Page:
Joey Korenman (22:31):

And I'm going to line that point up with, with, uh, and sorry. That's action safe. That's not title safe. If you guys don't know about action, safe and title safe, that maybe that's another topic for another day, but all I'm doing is I'm using, uh, this outer line, which is action safe just as a guide to make sure that the beginning and the end of this chain are sort of in exactly the same spot on screen, just on the opposite side. The reason I'm doing that is so now I can select them all. I can go. I have my align menu open here. If you don't see that, I go up to window and pick a line and I'm going to distribute the layers with their vertical access like this. And so now I've got everything, uh, I've got, you know, I still have a perfectly centered composition, but these are all distributed evenly.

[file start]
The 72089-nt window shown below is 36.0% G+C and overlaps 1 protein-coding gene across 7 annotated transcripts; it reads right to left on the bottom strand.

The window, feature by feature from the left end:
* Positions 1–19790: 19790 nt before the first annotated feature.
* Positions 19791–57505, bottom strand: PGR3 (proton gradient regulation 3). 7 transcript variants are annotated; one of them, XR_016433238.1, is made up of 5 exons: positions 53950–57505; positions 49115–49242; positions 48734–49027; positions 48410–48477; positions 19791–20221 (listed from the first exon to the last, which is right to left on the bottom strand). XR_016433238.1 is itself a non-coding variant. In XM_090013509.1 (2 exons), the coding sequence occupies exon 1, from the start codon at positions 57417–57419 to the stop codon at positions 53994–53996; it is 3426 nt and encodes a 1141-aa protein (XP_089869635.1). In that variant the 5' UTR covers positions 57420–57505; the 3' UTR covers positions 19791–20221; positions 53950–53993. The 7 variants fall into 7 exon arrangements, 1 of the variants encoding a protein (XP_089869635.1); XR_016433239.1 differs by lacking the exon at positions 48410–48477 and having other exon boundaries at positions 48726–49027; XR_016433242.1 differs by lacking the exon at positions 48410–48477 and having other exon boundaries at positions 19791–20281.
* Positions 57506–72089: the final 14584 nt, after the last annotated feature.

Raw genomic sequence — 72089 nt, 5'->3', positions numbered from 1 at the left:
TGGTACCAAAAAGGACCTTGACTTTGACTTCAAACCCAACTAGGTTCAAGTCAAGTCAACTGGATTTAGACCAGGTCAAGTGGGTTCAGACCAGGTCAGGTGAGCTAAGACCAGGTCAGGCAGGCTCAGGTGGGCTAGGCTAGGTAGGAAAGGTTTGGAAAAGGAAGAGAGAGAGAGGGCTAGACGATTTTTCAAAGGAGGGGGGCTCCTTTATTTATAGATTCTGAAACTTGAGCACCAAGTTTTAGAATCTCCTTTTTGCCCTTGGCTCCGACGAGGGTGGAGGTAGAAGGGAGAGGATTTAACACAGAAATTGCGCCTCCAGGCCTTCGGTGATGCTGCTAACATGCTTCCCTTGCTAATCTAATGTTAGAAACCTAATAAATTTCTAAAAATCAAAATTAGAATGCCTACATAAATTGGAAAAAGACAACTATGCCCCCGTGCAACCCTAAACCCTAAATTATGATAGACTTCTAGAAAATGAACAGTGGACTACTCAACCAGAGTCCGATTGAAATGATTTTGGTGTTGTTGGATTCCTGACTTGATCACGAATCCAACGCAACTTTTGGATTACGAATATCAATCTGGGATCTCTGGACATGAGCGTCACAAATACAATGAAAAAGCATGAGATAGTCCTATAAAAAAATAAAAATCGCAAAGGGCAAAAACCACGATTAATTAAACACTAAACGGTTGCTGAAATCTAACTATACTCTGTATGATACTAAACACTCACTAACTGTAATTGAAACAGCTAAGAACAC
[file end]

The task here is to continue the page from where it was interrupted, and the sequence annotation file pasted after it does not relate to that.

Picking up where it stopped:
Joey Korenman (23:17):

Right. Um, and so if I play this, you now get this crazy thing like this and what I like to do whenever I have things that look the same, but they're all in a row like this is, I like to offset them. Um, now I kind of did this a silly way. And so it's not going to be as easy. Um, it would be easier if I knew that the leftmost layer was the top one and the right most layer was this one, but I didn't set it up that way. So what I'm going to do is I'm going to click this layer. I know that this is the leftmost layer. Okay. So that's going to be, um, let's think about this. Why don't we have the middle one open up and then it will expand outwards. Okay. So where's the middle one, if I'm not sure what I'm gonna do is just select any layer.